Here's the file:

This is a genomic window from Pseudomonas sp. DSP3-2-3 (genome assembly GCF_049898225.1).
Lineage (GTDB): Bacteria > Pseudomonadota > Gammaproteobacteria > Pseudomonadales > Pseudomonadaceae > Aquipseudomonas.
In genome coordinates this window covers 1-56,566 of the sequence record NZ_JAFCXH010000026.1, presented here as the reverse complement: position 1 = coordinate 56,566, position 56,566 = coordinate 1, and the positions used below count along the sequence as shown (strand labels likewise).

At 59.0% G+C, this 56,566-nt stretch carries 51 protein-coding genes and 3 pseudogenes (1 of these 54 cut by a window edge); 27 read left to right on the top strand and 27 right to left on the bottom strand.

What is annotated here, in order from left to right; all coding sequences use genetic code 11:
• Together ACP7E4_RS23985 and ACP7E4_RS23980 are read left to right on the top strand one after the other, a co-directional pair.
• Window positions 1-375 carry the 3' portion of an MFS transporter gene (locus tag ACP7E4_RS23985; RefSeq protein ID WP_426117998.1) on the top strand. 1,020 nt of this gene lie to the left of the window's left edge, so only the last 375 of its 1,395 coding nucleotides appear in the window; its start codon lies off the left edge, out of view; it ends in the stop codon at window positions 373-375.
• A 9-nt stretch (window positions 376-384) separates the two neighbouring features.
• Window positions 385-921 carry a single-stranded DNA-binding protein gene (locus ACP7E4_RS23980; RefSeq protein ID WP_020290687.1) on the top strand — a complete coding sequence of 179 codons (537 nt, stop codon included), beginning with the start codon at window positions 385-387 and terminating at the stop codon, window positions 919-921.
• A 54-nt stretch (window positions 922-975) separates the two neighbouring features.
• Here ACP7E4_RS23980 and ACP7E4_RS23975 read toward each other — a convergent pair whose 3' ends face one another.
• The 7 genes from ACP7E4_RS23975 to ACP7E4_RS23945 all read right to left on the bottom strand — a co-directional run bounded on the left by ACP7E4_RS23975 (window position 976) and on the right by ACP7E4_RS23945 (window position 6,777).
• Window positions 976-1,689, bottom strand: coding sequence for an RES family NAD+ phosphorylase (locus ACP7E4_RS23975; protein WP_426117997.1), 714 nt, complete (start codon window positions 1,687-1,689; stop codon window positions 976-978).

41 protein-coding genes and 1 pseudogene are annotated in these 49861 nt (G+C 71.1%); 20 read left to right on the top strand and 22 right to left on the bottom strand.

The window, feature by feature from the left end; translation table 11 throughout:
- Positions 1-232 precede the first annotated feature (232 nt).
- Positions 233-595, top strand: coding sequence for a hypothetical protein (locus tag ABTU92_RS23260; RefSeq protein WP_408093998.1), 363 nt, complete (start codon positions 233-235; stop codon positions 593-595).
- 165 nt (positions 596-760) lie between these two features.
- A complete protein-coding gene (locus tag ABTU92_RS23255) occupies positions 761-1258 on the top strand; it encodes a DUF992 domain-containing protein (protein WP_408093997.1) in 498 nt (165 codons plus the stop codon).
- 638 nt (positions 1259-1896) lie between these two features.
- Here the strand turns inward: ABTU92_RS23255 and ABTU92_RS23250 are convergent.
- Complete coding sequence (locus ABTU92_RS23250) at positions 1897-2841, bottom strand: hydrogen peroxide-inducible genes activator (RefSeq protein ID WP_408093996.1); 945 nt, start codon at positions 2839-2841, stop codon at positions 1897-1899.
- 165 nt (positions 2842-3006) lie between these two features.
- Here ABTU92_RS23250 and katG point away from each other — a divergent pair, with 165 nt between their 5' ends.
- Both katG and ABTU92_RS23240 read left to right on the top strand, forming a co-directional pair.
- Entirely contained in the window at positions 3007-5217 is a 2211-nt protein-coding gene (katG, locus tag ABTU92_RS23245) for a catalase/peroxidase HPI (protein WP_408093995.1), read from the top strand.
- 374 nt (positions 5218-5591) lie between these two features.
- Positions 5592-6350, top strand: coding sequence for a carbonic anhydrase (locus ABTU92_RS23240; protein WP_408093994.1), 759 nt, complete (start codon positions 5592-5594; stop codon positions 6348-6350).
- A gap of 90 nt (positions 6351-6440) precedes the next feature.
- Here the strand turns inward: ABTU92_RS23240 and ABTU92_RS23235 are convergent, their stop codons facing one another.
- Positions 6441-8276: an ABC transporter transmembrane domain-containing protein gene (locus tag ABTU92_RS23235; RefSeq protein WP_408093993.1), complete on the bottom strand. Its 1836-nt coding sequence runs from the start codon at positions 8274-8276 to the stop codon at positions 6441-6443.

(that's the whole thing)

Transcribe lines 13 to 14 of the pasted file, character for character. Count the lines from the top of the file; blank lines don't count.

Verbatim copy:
• Window positions 976-1,689, bottom strand: coding sequence for an RES family NAD+ phosphorylase (locus ACP7E4_RS23975; protein WP_426117997.1), 714 nt, complete (start codon window positions 1,687-1,689; stop codon window positions 976-978).

41 protein-coding genes and 1 pseudogene are annotated in these 49861 nt (G+C 71.1%); 20 read left to right on the top strand and 22 right to left on the bottom strand.